Repeated bouts of dehydration deplete nutrient reserves and reduce egg production in the mosquito Culex pipiens

Joshua B. Benoit, Kevin R. Patrick, Karina Desai, Jeffrey J. Hardesty, Tyler B. Krause, David L. Denlinger

Research output: Contribution to journalArticlepeer-review

Abstract

In this study of the mosquito, Culex pipiens, we examined the impact of multiple bouts of dehydration and rehydration on survival, depletion of metabolic reserves and egg production in both non-diapausing and diapausing females. Mosquitoes provided with access to sugar during rehydration survived longer than those allowed to rehydrate without sugar, and their survival was similar to that of mosquitoes of the same age that were not dehydrated. Among mosquitoes not provided with sugar, each dehydration bout reduced the mosquito's dry mass - an effect likely to be due to the utilization of carbohydrates and lipid reserves. The toll on glycogen and lipid reserves is likely to be especially costly for diapausing mosquitoes that are dependent on these stored reserves for winter survival. Egg production in both non-diapausing and post-diapausing C. pipiens was also reduced in response to multiple bouts of dehydration. Although egg quality was not compromised, the number of eggs produced was reduced. Both non-diapausing and diapausing females can compensate for the nutrient loss due to dehydration by sugar feeding but the opportunity to feed on sugar is likely to be rarely available in the overwintering habitat of diapausing females, thus the impact of dehydration may be especially pronounced in overwintering populations of C. pipiens.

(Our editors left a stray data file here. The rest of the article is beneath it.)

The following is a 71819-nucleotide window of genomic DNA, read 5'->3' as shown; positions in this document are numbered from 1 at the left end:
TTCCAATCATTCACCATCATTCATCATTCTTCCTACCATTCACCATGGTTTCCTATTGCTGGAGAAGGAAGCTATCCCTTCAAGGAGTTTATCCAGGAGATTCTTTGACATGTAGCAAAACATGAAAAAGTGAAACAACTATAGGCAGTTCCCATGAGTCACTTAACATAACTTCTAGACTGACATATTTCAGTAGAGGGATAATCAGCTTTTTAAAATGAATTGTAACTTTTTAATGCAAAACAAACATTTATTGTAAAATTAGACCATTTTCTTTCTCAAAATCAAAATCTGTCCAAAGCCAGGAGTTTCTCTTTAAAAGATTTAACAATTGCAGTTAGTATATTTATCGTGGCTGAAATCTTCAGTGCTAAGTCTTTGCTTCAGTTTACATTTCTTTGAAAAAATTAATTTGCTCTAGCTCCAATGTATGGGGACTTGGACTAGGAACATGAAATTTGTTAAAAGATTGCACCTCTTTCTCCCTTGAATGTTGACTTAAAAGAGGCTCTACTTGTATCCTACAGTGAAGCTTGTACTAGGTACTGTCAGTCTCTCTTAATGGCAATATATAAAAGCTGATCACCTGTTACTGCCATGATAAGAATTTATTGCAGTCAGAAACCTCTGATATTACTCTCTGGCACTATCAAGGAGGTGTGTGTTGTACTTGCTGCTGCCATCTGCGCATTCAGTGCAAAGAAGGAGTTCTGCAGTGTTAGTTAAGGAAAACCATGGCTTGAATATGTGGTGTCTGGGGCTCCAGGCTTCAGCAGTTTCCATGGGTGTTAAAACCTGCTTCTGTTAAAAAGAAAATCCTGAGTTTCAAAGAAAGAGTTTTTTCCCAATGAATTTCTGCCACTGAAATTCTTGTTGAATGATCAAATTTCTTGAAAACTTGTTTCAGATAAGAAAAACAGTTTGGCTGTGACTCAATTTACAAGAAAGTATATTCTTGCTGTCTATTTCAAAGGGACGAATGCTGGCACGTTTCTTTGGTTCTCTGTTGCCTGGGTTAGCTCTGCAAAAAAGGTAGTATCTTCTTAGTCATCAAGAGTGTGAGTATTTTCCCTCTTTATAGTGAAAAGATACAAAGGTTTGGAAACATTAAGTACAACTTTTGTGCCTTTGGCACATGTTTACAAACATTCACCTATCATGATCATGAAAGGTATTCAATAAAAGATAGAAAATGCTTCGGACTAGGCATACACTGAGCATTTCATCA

Original languageEnglish (US)
Pages (from-to)2763-2769
Number of pages7
JournalJournal of Experimental Biology
Volume213
Issue number16
DOIs
StatePublished - Aug 2010
Externally publishedYes

Keywords

  • Culex pipiens
  • Dehydration bouts
  • Diapause
  • Egg production
  • Nutrient reserves

ASJC Scopus subject areas

  • Ecology, Evolution, Behavior and Systematics
  • Physiology
  • Aquatic Science
  • Animal Science and Zoology
  • Molecular Biology
  • Insect Science

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